Your Dog and the Endocannabinoid Systems

Man’s best friend has always been by our sides through thick and thin. You may feel that you have developed a complex and intimate bond with your furry friend, and you are definitely not wrong. Dogs are incredibly intelligent and have body systems similar to those of humans. Knowing this, it is no wonder that we get along so well!

The canine and human species share a majority of the same body systems including the respiratory, digestive, nervous, and immune systems. We also have the same organs such as the heart, brain, liver, kidney, and more. One system that is often overlooked is the Endocannabinoid system, yet another that we both share.

What is the Endocannabinoid System?

The Endocannabinoid system is a complex, cell-signaling body system that is made up of three parts: endocannabinoid receptors, endocannabinoids, and enzymes. This system is involved in plenty of psychological processes including mood, memory, appetite, and pain-reception.

Endocannabinoid Receptors

Endocannabinoid receptors can be found in our central (spinal cord and brain) and peripheral nervous systems (immune system). There are two types of receptors: CB1 and CB2. The purpose of these receptors is to receive information and determine the appropriate bodily response.

CB1 is found in our central nervous system while CB2 can be found in our peripheral system. In the processing of sending the appropriate response, these receptors will signal cells to act accordingly.

It is important to note that these receptors are interacted with when other cannabinoids enter our bodies.


Endocannabinoids are responsible for interacting with and activating endocannabinoid receptors. Unlike other cannabinoids, endocannabinoids are formed within the body. There are two types of these molecules: Anandamide and 2-AG. Unlike most other molecules, these molecules can be made on-demand within cell membranes.


Anandamide has plenty of names. It is sometimes called the “bliss molecule” and by more scientific individuals, “N-arachidonoylethanolamine.” The word, “Anandamide” has Sanskrit roots and was discovered in 1992 by Raphael Mechoulam. This fatty acid neurotransmitter has been studied to determine effects on memory and early embryonic development.


Otherwise known as 2-ArachidonoylGlycerol, this molecule was discovered a few years after the discovery of Anandamide by the same scientist. While people were aware of the chemical’s existence, it was at this time that it became known as an endocannabinoid. It is present at excessive levels in our central nervous systems and can even be found in human breast milk.


Enzymes are types of proteins that induce biochemical reactions. They act as catalysts in our internal biological processes.

Even with all this knowledge readily available, the Endocannabinoid system was only recently discovered. The race to fully uncover the secrets of this complex system begun in the early 1800s and lasted well up until the early 2000s. While we have uncovered much about the system within the human body, not much is commonly known about its impact on pets.

The Endocannabinoid System and Canines

In canines, the role of the ECS is to promote homeostasis. In simpler terms, this means balance in all of the biological processes such as sleep, appetite, mood, pain-perception, temperature, and more. The ECS is often on top of all issues within the canine’s body and takes immediate action to correct any issues. Here is a complete list of what the ECS in canines controls:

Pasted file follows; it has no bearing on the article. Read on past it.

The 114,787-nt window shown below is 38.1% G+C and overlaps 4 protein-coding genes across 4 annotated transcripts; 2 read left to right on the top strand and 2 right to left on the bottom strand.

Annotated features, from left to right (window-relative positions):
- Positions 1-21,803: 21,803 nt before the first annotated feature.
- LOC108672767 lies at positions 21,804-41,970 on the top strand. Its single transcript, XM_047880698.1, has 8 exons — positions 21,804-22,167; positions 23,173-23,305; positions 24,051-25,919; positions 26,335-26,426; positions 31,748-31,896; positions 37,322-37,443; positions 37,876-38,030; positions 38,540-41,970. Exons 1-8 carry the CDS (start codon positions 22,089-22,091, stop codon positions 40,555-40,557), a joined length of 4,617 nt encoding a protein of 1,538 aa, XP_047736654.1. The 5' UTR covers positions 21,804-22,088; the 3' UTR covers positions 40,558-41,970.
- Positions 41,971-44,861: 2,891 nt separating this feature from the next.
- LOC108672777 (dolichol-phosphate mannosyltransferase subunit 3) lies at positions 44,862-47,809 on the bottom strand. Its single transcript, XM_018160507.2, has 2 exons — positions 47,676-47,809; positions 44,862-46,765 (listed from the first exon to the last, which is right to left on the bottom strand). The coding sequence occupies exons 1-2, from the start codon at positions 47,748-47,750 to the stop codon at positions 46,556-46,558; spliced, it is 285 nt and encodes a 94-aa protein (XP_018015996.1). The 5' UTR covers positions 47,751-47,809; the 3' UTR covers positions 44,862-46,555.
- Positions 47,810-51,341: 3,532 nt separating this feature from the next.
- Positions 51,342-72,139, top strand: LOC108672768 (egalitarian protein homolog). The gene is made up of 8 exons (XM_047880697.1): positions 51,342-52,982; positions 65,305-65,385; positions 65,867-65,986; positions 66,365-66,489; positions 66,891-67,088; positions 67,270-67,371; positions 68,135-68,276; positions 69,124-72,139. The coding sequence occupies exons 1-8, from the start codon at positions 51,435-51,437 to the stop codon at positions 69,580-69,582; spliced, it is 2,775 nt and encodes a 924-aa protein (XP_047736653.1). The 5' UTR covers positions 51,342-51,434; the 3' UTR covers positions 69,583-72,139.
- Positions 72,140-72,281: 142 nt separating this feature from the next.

• Mood
  • Body temperature
  • Sleep
  • Appetite
  • Perception of pain
  • Memory
  • Motor control
  • Digestion
  • Immune responses
  • Fertility
  • Reproduction
  • Cognitive function

If the ECS is malfunctioning, we could view negative effects on all of these functions. Here are some signs to be wary of:

  • Poor appetite
  • Digestion complications
  • Fear
  • Lethargy
  • Aggression
  • Depression
  • Panting in cool temperatures
  • Whimpering
  • Loss of interest in playing

There is a name for this malfunction of the ECS. Clinical Endocannabinoid Deficiency Syndrome means a lack of endocannabinoids within the canine’s body. In order to combat this, you may receive a prescription for your pet. However, it is easy to abuse prescriptions and they often have negative side effects.

As a healthier alternative, countless pet owners have turned towards using CBD.

Your Canine and CBD

While the canine’s body does not directly use CBD, Cannabidiol interacts with the ECS in order to command the body to create more endocannabinoids. This causes the CB1 and CB2 to instantly react in order to restore balance within the body.

CBD also reacts with the body’s enzymes that have a part in breaking down endocannabinoids. However, this delays the process and allows these molecules to stay in the body a bit longer before being broken down and absorbed.

CBD has been long known to have a multitude of therapeutic effects on the body. This is coined as the “Entourage Effect.” The “Entourage Effect” increases therapeutic potential by combining phytocannabinoids and other phytochemicals derived from cannabis.

Research has been done to determine the extent at which CBD affects canines. As of date, researchers have found that CBD can correct misfiring brain cells and help with inflammation. Because canines have more endocannabinoid receptors than humans, they feel the effects of CBD much more.

You may ask your veterinarian for a recommended CBD daily dose in order to promote wellness and correct issues. It is also important to notice how your dog responds to these doses. By having a complete understanding of the ECS and how CBD interacts with our pets, we can provide relief and comfort from distress in their lives.

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